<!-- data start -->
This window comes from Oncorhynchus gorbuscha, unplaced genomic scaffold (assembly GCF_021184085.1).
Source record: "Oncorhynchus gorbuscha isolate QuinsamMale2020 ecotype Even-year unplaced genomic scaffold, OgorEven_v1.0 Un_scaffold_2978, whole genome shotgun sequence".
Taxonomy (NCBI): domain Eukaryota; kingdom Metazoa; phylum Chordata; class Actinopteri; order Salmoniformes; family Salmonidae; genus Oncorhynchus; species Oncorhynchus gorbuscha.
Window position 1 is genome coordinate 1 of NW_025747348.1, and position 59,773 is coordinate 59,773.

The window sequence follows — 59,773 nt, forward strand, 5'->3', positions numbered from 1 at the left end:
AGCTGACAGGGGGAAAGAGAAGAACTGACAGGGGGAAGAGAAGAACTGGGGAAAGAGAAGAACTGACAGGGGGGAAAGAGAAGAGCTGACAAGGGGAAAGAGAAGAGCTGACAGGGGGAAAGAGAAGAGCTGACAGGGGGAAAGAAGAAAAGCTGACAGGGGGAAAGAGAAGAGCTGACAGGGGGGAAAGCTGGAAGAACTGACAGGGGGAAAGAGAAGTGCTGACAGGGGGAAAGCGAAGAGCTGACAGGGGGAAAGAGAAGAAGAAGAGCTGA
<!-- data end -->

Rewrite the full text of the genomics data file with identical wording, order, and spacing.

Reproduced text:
This window comes from Oncorhynchus gorbuscha, unplaced genomic scaffold (assembly GCF_021184085.1).
Source record: "Oncorhynchus gorbuscha isolate QuinsamMale2020 ecotype Even-year unplaced genomic scaffold, OgorEven_v1.0 Un_scaffold_2978, whole genome shotgun sequence".
Taxonomy (NCBI): domain Eukaryota; kingdom Metazoa; phylum Chordata; class Actinopteri; order Salmoniformes; family Salmonidae; genus Oncorhynchus; species Oncorhynchus gorbuscha.
Window position 1 is genome coordinate 1 of NW_025747348.1, and position 59,773 is coordinate 59,773.

The window sequence follows — 59,773 nt, forward strand, 5'->3', positions numbered from 1 at the left end:
AGCTGACAGGGGGAAAGAGAAGAACTGACAGGGGGAAGAGAAGAACTGGGGAAAGAGAAGAACTGACAGGGGGGAAAGAGAAGAGCTGACAAGGGGAAAGAGAAGAGCTGACAGGGGGAAAGAGAAGAGCTGACAGGGGGAAAGAAGAAAAGCTGACAGGGGGAAAGAGAAGAGCTGACAGGGGGGAAAGCTGGAAGAACTGACAGGGGGAAAGAGAAGTGCTGACAGGGGGAAAGCGAAGAGCTGACAGGGGGAAAGAGAAGAAGAAGAGCTGA